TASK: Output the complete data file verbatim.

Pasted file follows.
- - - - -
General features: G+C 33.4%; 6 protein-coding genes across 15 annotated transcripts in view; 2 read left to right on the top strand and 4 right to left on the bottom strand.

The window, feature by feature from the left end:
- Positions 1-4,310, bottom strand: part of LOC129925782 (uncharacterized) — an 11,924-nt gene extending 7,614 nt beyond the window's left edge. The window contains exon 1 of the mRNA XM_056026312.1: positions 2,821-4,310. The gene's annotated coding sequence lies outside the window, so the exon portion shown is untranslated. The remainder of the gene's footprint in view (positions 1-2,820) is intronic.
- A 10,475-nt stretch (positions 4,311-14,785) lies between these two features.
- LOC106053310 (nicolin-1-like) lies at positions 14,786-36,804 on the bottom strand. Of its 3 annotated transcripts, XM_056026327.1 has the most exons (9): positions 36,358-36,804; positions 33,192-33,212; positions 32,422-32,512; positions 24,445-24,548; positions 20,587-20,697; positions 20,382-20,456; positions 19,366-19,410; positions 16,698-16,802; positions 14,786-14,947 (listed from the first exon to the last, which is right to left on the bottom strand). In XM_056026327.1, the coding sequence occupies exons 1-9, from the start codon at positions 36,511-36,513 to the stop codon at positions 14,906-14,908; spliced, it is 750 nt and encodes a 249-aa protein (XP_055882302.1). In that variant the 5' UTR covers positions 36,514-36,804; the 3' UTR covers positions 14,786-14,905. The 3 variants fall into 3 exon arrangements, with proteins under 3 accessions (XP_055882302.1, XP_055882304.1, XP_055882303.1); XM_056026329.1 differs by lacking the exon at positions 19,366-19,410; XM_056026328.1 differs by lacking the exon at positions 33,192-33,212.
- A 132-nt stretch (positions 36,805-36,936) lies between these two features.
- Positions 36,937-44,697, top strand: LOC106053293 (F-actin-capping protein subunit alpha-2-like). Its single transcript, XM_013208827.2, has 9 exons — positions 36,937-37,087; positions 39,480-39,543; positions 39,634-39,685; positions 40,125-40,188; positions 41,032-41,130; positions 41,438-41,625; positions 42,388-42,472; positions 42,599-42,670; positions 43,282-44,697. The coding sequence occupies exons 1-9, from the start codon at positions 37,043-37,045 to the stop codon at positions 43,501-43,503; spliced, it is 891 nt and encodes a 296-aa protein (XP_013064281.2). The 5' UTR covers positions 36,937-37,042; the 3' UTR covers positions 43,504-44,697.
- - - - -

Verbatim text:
General features: G+C 33.4%; 6 protein-coding genes across 15 annotated transcripts in view; 2 read left to right on the top strand and 4 right to left on the bottom strand.

The window, feature by feature from the left end:
- Positions 1-4,310, bottom strand: part of LOC129925782 (uncharacterized) — an 11,924-nt gene extending 7,614 nt beyond the window's left edge. The window contains exon 1 of the mRNA XM_056026312.1: positions 2,821-4,310. The gene's annotated coding sequence lies outside the window, so the exon portion shown is untranslated. The remainder of the gene's footprint in view (positions 1-2,820) is intronic.
- A 10,475-nt stretch (positions 4,311-14,785) lies between these two features.
- LOC106053310 (nicolin-1-like) lies at positions 14,786-36,804 on the bottom strand. Of its 3 annotated transcripts, XM_056026327.1 has the most exons (9): positions 36,358-36,804; positions 33,192-33,212; positions 32,422-32,512; positions 24,445-24,548; positions 20,587-20,697; positions 20,382-20,456; positions 19,366-19,410; positions 16,698-16,802; positions 14,786-14,947 (listed from the first exon to the last, which is right to left on the bottom strand). In XM_056026327.1, the coding sequence occupies exons 1-9, from the start codon at positions 36,511-36,513 to the stop codon at positions 14,906-14,908; spliced, it is 750 nt and encodes a 249-aa protein (XP_055882302.1). In that variant the 5' UTR covers positions 36,514-36,804; the 3' UTR covers positions 14,786-14,905. The 3 variants fall into 3 exon arrangements, with proteins under 3 accessions (XP_055882302.1, XP_055882304.1, XP_055882303.1); XM_056026329.1 differs by lacking the exon at positions 19,366-19,410; XM_056026328.1 differs by lacking the exon at positions 33,192-33,212.
- A 132-nt stretch (positions 36,805-36,936) lies between these two features.
- Positions 36,937-44,697, top strand: LOC106053293 (F-actin-capping protein subunit alpha-2-like). Its single transcript, XM_013208827.2, has 9 exons — positions 36,937-37,087; positions 39,480-39,543; positions 39,634-39,685; positions 40,125-40,188; positions 41,032-41,130; positions 41,438-41,625; positions 42,388-42,472; positions 42,599-42,670; positions 43,282-44,697. The coding sequence occupies exons 1-9, from the start codon at positions 37,043-37,045 to the stop codon at positions 43,501-43,503; spliced, it is 891 nt and encodes a 296-aa protein (XP_013064281.2). The 5' UTR covers positions 36,937-37,042; the 3' UTR covers positions 43,504-44,697.